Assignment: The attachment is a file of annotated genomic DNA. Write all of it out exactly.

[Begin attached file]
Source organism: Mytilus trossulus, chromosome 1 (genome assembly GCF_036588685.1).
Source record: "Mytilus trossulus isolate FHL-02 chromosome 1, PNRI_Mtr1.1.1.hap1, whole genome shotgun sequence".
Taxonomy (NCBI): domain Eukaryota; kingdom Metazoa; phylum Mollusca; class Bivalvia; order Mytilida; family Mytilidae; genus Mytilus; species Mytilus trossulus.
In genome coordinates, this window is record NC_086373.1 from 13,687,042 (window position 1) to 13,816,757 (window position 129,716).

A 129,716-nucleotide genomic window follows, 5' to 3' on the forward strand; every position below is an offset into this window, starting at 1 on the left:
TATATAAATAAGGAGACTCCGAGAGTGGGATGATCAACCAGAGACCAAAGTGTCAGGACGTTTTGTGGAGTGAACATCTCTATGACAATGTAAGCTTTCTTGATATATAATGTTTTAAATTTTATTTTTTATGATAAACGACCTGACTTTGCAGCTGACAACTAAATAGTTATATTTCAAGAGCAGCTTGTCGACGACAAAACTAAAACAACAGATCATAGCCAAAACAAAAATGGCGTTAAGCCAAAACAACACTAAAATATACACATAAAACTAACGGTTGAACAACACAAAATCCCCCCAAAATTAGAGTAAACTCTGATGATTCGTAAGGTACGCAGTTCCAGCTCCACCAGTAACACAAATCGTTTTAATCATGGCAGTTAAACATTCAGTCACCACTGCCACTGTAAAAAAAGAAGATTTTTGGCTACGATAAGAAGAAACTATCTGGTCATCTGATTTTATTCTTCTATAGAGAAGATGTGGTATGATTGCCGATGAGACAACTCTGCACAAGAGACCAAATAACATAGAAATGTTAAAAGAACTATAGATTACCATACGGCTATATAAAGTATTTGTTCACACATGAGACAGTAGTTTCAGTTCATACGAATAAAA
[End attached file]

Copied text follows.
Source organism: Mytilus trossulus, chromosome 1 (genome assembly GCF_036588685.1).
Source record: "Mytilus trossulus isolate FHL-02 chromosome 1, PNRI_Mtr1.1.1.hap1, whole genome shotgun sequence".
Taxonomy (NCBI): domain Eukaryota; kingdom Metazoa; phylum Mollusca; class Bivalvia; order Mytilida; family Mytilidae; genus Mytilus; species Mytilus trossulus.
In genome coordinates, this window is record NC_086373.1 from 13,687,042 (window position 1) to 13,816,757 (window position 129,716).

A 129,716-nucleotide genomic window follows, 5' to 3' on the forward strand; every position below is an offset into this window, starting at 1 on the left:
TATATAAATAAGGAGACTCCGAGAGTGGGATGATCAACCAGAGACCAAAGTGTCAGGACGTTTTGTGGAGTGAACATCTCTATGACAATGTAAGCTTTCTTGATATATAATGTTTTAAATTTTATTTTTTATGATAAACGACCTGACTTTGCAGCTGACAACTAAATAGTTATATTTCAAGAGCAGCTTGTCGACGACAAAACTAAAACAACAGATCATAGCCAAAACAAAAATGGCGTTAAGCCAAAACAACACTAAAATATACACATAAAACTAACGGTTGAACAACACAAAATCCCCCCAAAATTAGAGTAAACTCTGATGATTCGTAAGGTACGCAGTTCCAGCTCCACCAGTAACACAAATCGTTTTAATCATGGCAGTTAAACATTCAGTCACCACTGCCACTGTAAAAAAAGAAGATTTTTGGCTACGATAAGAAGAAACTATCTGGTCATCTGATTTTATTCTTCTATAGAGAAGATGTGGTATGATTGCCGATGAGACAACTCTGCACAAGAGACCAAATAACATAGAAATGTTAAAAGAACTATAGATTACCATACGGCTATATAAAGTATTTGTTCACACATGAGACAGTAGTTTCAGTTCATACGAATAAAA